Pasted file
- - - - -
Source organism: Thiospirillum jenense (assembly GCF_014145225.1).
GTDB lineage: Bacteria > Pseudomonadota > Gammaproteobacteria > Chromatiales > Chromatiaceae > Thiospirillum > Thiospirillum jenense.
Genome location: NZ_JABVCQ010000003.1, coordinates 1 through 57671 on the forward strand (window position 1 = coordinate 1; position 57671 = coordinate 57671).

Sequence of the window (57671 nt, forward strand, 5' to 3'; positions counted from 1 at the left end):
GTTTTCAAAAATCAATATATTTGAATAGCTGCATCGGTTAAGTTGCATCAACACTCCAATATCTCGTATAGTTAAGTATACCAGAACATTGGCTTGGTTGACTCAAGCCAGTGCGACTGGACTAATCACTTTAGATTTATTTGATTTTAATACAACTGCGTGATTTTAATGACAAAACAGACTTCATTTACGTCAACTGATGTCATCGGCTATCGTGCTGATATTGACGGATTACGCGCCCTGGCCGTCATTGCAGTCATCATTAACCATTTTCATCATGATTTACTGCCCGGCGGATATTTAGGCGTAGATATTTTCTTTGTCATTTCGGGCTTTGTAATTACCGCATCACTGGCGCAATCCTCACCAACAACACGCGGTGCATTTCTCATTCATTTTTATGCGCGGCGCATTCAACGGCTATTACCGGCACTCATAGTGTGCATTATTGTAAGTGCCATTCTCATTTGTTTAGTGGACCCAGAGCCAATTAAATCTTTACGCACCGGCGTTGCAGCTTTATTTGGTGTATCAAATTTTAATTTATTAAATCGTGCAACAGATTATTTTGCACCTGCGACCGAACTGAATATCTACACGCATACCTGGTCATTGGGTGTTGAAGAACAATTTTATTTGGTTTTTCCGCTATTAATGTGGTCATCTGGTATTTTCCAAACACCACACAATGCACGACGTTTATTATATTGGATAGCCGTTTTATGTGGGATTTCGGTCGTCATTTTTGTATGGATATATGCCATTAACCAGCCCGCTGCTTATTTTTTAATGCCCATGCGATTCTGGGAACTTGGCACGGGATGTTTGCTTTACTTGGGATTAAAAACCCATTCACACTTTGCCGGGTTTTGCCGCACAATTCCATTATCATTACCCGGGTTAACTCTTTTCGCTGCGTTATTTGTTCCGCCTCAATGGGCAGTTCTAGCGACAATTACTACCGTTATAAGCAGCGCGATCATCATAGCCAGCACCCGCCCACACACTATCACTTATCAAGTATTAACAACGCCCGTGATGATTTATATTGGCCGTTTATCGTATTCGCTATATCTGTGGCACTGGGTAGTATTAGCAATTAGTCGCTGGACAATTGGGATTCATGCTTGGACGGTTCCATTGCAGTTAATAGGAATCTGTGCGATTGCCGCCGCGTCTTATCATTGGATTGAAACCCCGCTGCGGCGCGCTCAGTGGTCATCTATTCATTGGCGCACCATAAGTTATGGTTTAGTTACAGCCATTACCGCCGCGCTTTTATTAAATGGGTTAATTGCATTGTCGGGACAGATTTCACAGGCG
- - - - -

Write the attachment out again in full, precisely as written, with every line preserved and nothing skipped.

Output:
Source organism: Thiospirillum jenense (assembly GCF_014145225.1).
GTDB lineage: Bacteria > Pseudomonadota > Gammaproteobacteria > Chromatiales > Chromatiaceae > Thiospirillum > Thiospirillum jenense.
Genome location: NZ_JABVCQ010000003.1, coordinates 1 through 57671 on the forward strand (window position 1 = coordinate 1; position 57671 = coordinate 57671).

Sequence of the window (57671 nt, forward strand, 5' to 3'; positions counted from 1 at the left end):
GTTTTCAAAAATCAATATATTTGAATAGCTGCATCGGTTAAGTTGCATCAACACTCCAATATCTCGTATAGTTAAGTATACCAGAACATTGGCTTGGTTGACTCAAGCCAGTGCGACTGGACTAATCACTTTAGATTTATTTGATTTTAATACAACTGCGTGATTTTAATGACAAAACAGACTTCATTTACGTCAACTGATGTCATCGGCTATCGTGCTGATATTGACGGATTACGCGCCCTGGCCGTCATTGCAGTCATCATTAACCATTTTCATCATGATTTACTGCCCGGCGGATATTTAGGCGTAGATATTTTCTTTGTCATTTCGGGCTTTGTAATTACCGCATCACTGGCGCAATCCTCACCAACAACACGCGGTGCATTTCTCATTCATTTTTATGCGCGGCGCATTCAACGGCTATTACCGGCACTCATAGTGTGCATTATTGTAAGTGCCATTCTCATTTGTTTAGTGGACCCAGAGCCAATTAAATCTTTACGCACCGGCGTTGCAGCTTTATTTGGTGTATCAAATTTTAATTTATTAAATCGTGCAACAGATTATTTTGCACCTGCGACCGAACTGAATATCTACACGCATACCTGGTCATTGGGTGTTGAAGAACAATTTTATTTGGTTTTTCCGCTATTAATGTGGTCATCTGGTATTTTCCAAACACCACACAATGCACGACGTTTATTATATTGGATAGCCGTTTTATGTGGGATTTCGGTCGTCATTTTTGTATGGATATATGCCATTAACCAGCCCGCTGCTTATTTTTTAATGCCCATGCGATTCTGGGAACTTGGCACGGGATGTTTGCTTTACTTGGGATTAAAAACCCATTCACACTTTGCCGGGTTTTGCCGCACAATTCCATTATCATTACCCGGGTTAACTCTTTTCGCTGCGTTATTTGTTCCGCCTCAATGGGCAGTTCTAGCGACAATTACTACCGTTATAAGCAGCGCGATCATCATAGCCAGCACCCGCCCACACACTATCACTTATCAAGTATTAACAACGCCCGTGATGATTTATATTGGCCGTTTATCGTATTCGCTATATCTGTGGCACTGGGTAGTATTAGCAATTAGTCGCTGGACAATTGGGATTCATGCTTGGACGGTTCCATTGCAGTTAATAGGAATCTGTGCGATTGCCGCCGCGTCTTATCATTGGATTGAAACCCCGCTGCGGCGCGCTCAGTGGTCATCTATTCATTGGCGCACCATAAGTTATGGTTTAGTTACAGCCATTACCGCCGCGCTTTTATTAAATGGGTTAATTGCATTGTCGGGACAGATTTCACAGGCG